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Education from other journals #12
  1. Darren Patrick Moloney1,
  2. Ronan Kearney2,3,
  3. Matthew Cosgrave4,
  4. Christina Le5
  1. 1 Orthopaedics, Royal College of Surgeons in Ireland, Dublin, Ireland
  2. 2 Department of General Practice, Irish College of General Practitioners, Dublin, Ireland
  3. 3 Faculty of Sports and Exercise Medicine, Royal College of Surgeons in Ireland, Dublin, Ireland
  4. 4 Department of General Practice, Royal College of General Practitioners, Belfast, UK
  5. 5 Glen Sather Sports Medicine Clinic, Edmonton, Alberta, Canada
  1. Correspondence to Dr Ronan Kearney, Royal College of Surgeons in Ireland, Dublin 2, Ireland; ronankearney{at}

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Does my patient with shoulder pain have a rotator cuff tear? A predictive model from the ROW cohort

Orthop J Sports Med 2018 ;6:2325967118784897

Rotator cuff disorders are the most common cause of shoulder pain in the general population. Unfortunately, the diagnosis of a rotator cuff tear is not always obvious and can present a diagnostic dilemma, especially in the older patients. When uncertainty exists, expensive imaging such as MRI may be required to aid diagnosis.

When it comes to the clinical examination of a shoulder, there are an abundance of ‘special tests’, although individually these tests are limited in diagnostic accuracy for rotator cuff tears. Would not it be great if a battery of clinical tests could predict the likelihood of a tear? Such a tool would be convenient for the primary care physician whose access to ultrasound or MRI is often limited and costly.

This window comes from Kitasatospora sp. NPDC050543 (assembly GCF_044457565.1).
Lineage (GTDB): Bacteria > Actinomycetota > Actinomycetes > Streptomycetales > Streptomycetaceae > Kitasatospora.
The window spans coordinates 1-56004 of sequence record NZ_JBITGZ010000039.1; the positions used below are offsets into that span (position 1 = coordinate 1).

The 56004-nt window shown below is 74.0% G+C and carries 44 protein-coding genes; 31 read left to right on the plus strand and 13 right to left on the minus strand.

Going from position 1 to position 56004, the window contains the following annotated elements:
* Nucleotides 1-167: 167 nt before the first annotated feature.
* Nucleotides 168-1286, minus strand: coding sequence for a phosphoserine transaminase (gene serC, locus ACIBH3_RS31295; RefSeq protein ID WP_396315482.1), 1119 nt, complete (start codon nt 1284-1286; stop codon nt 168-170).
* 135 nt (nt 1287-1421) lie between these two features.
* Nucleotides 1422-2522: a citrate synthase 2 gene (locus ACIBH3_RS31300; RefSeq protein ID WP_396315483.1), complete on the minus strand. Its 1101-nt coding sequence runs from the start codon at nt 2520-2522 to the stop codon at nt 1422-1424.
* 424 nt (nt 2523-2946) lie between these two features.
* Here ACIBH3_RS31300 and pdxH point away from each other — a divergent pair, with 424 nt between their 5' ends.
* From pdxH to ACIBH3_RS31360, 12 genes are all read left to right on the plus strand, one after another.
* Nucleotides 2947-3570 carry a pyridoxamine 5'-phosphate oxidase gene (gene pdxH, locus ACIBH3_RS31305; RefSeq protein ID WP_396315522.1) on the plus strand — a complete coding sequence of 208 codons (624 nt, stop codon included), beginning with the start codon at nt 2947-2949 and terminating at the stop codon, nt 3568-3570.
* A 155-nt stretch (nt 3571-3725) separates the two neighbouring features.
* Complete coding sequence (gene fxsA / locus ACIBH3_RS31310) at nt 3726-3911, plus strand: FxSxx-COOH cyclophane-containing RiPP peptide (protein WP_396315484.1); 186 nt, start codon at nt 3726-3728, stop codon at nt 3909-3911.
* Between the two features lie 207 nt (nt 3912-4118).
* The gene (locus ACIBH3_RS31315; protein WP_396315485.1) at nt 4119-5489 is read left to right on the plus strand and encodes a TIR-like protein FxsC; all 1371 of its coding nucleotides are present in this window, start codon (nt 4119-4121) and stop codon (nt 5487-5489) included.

In this analysis of 301 patients, four diagnostic variables: male sex, Jobe’s test (empty can test), lift-off test and external rotation strength ratio were highly predictive of a rotator cuff tear in patients ≥45 years of age with >4 weeks of shoulder pain.

Take home message: This diagnostic aid has the potential to improve clinical identification of rotator …

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  • Funding The authors have not declared a specific grant for this research from any funding agency in the public, commercial or not-for-profit sectors.

  • Competing interests None declared.

  • Patient consent Not required.

  • Provenance and peer review Commissioned; internally peer reviewed.

  • Collaborators Education from other journals BJSM team.